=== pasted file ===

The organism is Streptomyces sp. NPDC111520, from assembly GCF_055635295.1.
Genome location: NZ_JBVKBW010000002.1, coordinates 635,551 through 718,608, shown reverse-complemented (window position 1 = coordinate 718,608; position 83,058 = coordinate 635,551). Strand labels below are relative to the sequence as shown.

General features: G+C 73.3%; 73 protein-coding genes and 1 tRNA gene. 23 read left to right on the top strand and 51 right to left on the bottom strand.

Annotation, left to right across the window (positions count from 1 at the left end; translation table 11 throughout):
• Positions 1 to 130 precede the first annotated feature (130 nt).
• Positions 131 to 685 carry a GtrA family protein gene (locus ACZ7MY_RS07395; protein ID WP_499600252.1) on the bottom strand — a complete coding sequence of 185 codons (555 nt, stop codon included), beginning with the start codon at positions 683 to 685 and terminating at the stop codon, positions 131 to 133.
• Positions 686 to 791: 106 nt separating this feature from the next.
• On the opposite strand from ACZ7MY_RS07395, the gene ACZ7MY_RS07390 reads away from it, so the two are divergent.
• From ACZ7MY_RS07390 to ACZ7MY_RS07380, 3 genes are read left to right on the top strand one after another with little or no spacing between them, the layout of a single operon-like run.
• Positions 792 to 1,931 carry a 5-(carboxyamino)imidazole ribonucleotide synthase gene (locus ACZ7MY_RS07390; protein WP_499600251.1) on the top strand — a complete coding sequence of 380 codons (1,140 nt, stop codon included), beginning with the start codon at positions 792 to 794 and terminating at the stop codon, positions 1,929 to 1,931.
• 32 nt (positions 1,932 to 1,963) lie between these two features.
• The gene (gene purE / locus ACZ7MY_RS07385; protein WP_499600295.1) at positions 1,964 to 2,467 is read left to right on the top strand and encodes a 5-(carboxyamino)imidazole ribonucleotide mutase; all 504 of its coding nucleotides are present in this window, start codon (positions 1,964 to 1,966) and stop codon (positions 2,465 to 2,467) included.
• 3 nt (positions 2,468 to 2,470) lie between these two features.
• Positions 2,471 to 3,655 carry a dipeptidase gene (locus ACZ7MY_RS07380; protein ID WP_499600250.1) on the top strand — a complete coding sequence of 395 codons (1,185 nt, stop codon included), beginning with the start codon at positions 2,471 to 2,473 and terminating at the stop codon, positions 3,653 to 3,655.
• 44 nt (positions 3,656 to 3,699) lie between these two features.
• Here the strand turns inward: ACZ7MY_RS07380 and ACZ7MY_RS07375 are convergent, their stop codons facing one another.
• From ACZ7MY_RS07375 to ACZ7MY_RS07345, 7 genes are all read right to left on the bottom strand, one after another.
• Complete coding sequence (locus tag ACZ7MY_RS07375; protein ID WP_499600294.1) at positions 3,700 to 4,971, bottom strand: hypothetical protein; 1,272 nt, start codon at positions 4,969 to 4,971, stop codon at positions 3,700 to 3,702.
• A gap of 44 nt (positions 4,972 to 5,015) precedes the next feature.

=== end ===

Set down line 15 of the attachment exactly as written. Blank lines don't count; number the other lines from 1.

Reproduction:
• 44 nt (positions 3,656 to 3,699) lie between these two features.